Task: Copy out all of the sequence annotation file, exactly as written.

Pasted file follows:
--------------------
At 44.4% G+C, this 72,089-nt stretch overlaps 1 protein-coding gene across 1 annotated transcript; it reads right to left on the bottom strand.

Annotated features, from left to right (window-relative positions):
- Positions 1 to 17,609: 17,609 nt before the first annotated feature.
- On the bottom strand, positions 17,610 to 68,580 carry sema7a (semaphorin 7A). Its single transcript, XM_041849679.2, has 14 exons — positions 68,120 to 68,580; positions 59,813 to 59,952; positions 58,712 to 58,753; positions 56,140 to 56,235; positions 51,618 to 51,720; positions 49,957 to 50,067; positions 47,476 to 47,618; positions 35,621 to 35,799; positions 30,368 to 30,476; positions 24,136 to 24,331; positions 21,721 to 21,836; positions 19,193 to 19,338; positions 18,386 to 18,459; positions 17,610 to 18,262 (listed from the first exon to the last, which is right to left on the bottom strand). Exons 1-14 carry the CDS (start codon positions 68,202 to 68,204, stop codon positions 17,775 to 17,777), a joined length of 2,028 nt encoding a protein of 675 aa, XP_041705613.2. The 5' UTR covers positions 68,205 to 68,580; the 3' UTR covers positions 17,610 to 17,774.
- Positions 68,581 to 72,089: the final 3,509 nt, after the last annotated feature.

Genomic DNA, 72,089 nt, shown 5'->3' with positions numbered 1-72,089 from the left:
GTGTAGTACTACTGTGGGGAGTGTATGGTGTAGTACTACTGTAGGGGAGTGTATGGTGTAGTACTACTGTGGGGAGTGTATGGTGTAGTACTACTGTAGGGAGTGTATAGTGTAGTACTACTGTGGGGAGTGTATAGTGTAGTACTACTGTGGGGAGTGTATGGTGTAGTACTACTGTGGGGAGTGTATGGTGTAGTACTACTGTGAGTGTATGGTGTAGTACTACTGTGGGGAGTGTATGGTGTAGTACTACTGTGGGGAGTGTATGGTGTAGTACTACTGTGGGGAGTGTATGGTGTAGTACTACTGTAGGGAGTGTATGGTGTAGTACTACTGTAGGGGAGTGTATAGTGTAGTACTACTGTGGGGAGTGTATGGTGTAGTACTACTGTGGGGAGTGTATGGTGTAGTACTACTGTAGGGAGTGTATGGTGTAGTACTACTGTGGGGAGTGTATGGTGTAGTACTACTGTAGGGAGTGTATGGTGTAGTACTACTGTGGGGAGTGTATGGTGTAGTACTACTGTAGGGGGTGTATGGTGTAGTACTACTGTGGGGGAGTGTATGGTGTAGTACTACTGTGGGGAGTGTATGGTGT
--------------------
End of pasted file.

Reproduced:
At 44.4% G+C, this 72,089-nt stretch overlaps 1 protein-coding gene across 1 annotated transcript; it reads right to left on the bottom strand.

Annotated features, from left to right (window-relative positions):
- Positions 1 to 17,609: 17,609 nt before the first annotated feature.
- On the bottom strand, positions 17,610 to 68,580 carry sema7a (semaphorin 7A). Its single transcript, XM_041849679.2, has 14 exons — positions 68,120 to 68,580; positions 59,813 to 59,952; positions 58,712 to 58,753; positions 56,140 to 56,235; positions 51,618 to 51,720; positions 49,957 to 50,067; positions 47,476 to 47,618; positions 35,621 to 35,799; positions 30,368 to 30,476; positions 24,136 to 24,331; positions 21,721 to 21,836; positions 19,193 to 19,338; positions 18,386 to 18,459; positions 17,610 to 18,262 (listed from the first exon to the last, which is right to left on the bottom strand). Exons 1-14 carry the CDS (start codon positions 68,202 to 68,204, stop codon positions 17,775 to 17,777), a joined length of 2,028 nt encoding a protein of 675 aa, XP_041705613.2. The 5' UTR covers positions 68,205 to 68,580; the 3' UTR covers positions 17,610 to 17,774.
- Positions 68,581 to 72,089: the final 3,509 nt, after the last annotated feature.

Genomic DNA, 72,089 nt, shown 5'->3' with positions numbered 1-72,089 from the left:
GTGTAGTACTACTGTGGGGAGTGTATGGTGTAGTACTACTGTAGGGGAGTGTATGGTGTAGTACTACTGTGGGGAGTGTATGGTGTAGTACTACTGTAGGGAGTGTATAGTGTAGTACTACTGTGGGGAGTGTATAGTGTAGTACTACTGTGGGGAGTGTATGGTGTAGTACTACTGTGGGGAGTGTATGGTGTAGTACTACTGTGAGTGTATGGTGTAGTACTACTGTGGGGAGTGTATGGTGTAGTACTACTGTGGGGAGTGTATGGTGTAGTACTACTGTGGGGAGTGTATGGTGTAGTACTACTGTAGGGAGTGTATGGTGTAGTACTACTGTAGGGGAGTGTATAGTGTAGTACTACTGTGGGGAGTGTATGGTGTAGTACTACTGTGGGGAGTGTATGGTGTAGTACTACTGTAGGGAGTGTATGGTGTAGTACTACTGTGGGGAGTGTATGGTGTAGTACTACTGTAGGGAGTGTATGGTGTAGTACTACTGTGGGGAGTGTATGGTGTAGTACTACTGTAGGGGGTGTATGGTGTAGTACTACTGTGGGGGAGTGTATGGTGTAGTACTACTGTGGGGAGTGTATGGTGT